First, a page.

This is the message Russian President Vladimir Putin is sending, backed by the 100,000 troops Russia has amassed on Ukraine's borders.
At the Kremlin last week, Putin drew his red line:
"The threat on our western borders is … rising, as we have said multiple times. … In our dialogue with the United States and its allies, we will insist on developing concrete agreements prohibiting any further eastward expansion of NATO and the placement there of weapons systems in the immediate vicinity of Russian territory."
That comes close to an ultimatum. And NATO Secretary General Jens Stoltenberg backhanded the President of Russia for issuing it:
"It's only Ukraine and 30 NATO allies that decide when Ukraine is ready to join NATO. … Russia has no veto, Russia has no say, and Russia has no right to establish a sphere of influence trying to control their neighbors."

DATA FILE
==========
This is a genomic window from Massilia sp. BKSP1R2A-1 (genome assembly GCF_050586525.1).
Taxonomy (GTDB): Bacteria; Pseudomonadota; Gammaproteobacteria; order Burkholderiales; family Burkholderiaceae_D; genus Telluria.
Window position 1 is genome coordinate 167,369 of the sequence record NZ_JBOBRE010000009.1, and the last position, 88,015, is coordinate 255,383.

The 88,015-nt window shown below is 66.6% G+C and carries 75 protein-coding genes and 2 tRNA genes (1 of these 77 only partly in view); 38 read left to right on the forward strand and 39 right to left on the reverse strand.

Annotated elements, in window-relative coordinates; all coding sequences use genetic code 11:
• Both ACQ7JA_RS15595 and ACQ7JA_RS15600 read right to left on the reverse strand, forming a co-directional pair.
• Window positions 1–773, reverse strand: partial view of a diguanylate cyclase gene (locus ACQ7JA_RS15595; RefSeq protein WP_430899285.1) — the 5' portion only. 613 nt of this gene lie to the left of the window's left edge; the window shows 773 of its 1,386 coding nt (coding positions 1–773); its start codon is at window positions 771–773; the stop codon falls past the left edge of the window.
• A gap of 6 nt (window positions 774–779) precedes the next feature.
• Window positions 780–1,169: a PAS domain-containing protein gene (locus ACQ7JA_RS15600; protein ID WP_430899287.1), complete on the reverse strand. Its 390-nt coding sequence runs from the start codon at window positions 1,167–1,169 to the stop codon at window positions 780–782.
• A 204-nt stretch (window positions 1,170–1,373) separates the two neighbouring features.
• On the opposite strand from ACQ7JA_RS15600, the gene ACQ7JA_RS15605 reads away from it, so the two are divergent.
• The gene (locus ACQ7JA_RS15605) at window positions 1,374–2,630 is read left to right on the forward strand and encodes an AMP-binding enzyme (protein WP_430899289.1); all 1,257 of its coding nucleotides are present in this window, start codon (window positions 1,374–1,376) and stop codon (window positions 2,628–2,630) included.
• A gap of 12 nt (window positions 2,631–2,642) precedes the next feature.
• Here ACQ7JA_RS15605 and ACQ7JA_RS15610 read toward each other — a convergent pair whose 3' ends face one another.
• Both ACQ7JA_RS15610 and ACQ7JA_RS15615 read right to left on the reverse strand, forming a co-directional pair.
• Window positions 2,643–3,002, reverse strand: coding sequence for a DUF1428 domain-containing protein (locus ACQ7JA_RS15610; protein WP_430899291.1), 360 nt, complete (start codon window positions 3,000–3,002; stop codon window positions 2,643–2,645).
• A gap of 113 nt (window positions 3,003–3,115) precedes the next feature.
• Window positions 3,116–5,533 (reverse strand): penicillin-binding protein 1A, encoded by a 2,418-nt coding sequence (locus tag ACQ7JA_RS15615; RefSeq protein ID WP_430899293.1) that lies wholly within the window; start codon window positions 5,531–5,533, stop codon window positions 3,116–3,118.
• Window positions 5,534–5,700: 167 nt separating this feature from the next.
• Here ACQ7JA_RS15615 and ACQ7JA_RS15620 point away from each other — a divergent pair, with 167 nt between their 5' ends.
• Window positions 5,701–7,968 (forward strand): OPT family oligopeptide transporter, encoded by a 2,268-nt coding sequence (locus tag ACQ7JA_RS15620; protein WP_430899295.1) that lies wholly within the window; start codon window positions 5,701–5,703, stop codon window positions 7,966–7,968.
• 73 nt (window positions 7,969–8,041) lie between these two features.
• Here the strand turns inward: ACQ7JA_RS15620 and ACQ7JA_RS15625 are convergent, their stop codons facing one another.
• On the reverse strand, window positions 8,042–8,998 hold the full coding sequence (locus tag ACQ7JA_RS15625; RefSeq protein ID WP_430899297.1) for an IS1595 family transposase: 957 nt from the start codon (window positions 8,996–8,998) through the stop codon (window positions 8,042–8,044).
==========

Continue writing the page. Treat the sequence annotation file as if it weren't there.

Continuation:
Yet, great powers have always established spheres of influence. Chinese President Xi Jinping claims virtually the entire South China Sea that is bordered by half a dozen nations. For 200 years, the United States has declared a Monroe Doctrine that puts our hemisphere off-limits to new colonizations.
Moreover, Putin wants to speak to the real decider of the question as to whether Ukraine joins NATO or receives weapons that can threaten Russia. And the decider is not Jens Stoltenberg but President Joe Biden.
In the missile crisis of 60 years ago, the U.S., with its "quarantine" of Cuba and strategic and tactical superiority in the Caribbean, forced Nikita Khrushchev to pull his intermediate-range ballistic missiles, which could reach Washington, off of Fidel Castro's island.